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Home insemination with frozen sperm

(3 Posts)
chambers17 Sun 04-Jun-17 10:53:31

Hi,

Me and my partner are looking into home insemination using frozen sperm from a bank, any tips/info on how this works?

Possibly buying from overseas (European sperm bank) as more choice but unsure how it arrives, where we store extra etc?

Please help us haha!

Thanks smile

Persipan Sun 04-Jun-17 16:06:11

Hello! Welcome.

So, I have done this in the past, and I did twice become pregnant (although I unfortunately miscarried both times, so I've now gone back to clinic treatment and will also be using donor eggs).

If you want to order frozen sperm from a sperm bank for home insemination in the UK, you will have to order it from overseas; I'm not aware of any UK sperm bank who will do this. In fact, the only bank I'm aware of who will deliver to you at home is Cryos, which is who I used.

Delivery is either in a box full of dry ice, which will last a few days; or in a returnable tank full of liquid nitrogen, which will last a bit longer (how long depends on what size tank you order). It comes via a courier (mine was always DHL). You won't be able to store frozen sperm at home for any length of time; you need to order a delivery timed for each attempt (although you can reserve enough for a number of attempts). Your order will usually arrive the day after it's sent out, but not at weekends; and you usually have to order 2 days before it's sent. (So if, for example, you want it to arrive on Thursday, you need to order by the Monday at the latest unless you want to pay a rush fee). Beware Danish bank holidays, as well. Occasionally an order gets delayed (my order once got stuck in Germany for a day!) but generally it arrives by 12 noon on the day after it's sent. The liquid nitrogen tank is the yellowest thing you have ever seen.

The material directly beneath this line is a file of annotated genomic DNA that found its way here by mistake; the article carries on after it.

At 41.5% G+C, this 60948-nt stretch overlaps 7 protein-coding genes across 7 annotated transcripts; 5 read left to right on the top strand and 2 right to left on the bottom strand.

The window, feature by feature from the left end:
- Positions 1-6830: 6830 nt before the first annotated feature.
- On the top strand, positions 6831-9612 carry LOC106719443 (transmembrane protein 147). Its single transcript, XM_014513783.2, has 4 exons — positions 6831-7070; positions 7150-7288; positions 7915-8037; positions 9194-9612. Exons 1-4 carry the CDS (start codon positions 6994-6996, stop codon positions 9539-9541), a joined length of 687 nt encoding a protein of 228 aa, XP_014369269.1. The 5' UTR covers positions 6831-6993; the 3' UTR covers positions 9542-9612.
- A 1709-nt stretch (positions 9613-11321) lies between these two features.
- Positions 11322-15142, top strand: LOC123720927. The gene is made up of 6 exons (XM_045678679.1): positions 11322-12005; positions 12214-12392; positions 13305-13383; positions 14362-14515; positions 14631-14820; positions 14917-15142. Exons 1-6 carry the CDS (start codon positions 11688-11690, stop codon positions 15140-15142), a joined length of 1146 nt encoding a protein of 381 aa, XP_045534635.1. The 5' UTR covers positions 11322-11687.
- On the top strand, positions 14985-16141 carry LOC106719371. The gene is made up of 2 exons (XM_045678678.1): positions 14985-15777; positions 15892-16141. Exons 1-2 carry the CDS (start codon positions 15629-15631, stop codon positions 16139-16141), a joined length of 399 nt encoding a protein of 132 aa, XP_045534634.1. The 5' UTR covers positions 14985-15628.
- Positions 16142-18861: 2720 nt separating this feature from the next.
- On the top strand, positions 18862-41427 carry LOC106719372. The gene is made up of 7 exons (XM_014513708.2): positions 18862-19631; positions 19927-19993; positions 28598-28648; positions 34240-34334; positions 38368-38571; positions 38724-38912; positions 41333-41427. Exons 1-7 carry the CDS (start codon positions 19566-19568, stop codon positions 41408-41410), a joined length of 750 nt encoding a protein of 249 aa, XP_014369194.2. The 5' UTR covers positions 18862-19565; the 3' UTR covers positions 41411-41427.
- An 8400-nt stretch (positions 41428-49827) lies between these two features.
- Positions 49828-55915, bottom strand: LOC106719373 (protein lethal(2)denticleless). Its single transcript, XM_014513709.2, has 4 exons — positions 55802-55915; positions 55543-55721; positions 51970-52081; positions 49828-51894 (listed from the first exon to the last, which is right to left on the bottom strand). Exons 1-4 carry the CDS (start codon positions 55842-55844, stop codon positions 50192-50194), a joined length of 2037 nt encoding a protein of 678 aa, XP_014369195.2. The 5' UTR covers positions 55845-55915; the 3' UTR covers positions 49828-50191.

In order to get the timing right for delivery, you need to develop a very, very good sense of when you/your partner will ovulate. I recommend spending at least three months monitoring ovulation with at least two different methods. It's tempting to want to get going, but it's very easy to waste money on badly-timed attempts.

On the subject of money, be aware that this approach can get expensive. There's 25% VAT on top of the prices Cryos quote, and you'll usually need several straws for a good chance of success. I was spending probably £1k or more on each attempt, and I've seen other people online who the number/MOT/profile of what they used would certainly have been costing more.

I'd also always recommend getting some basic tests done at a fertility clinic before embarking on home insemination, especially if you'll be paying for the sperm. This will cost a few hundred pounds, but could save you wasting a lot more money if it turns out there are any issues.

I'd actually recommend thinking about just getting clinic treatment full stop. It isn't massively more expensive than home insemination, and you have a clearer sense of the timing being correct (I was pretty damn good at timing my insems, but it's such a fraught thing deciding when to do it!) and if there are any issues with a cycle the clinic do have the option of keeping the sperm in the freezer for next time!

chambers17 Sun 04-Jun-17 18:57:22

That response was really helpful, thank you so much. I read it to my partner and she agrees- at least with a clinic it's in professionals hands and you have extra guidance I guess. The thought of doing it together at home was lovely that's all but hey ho! It seems complicated and tricky confused

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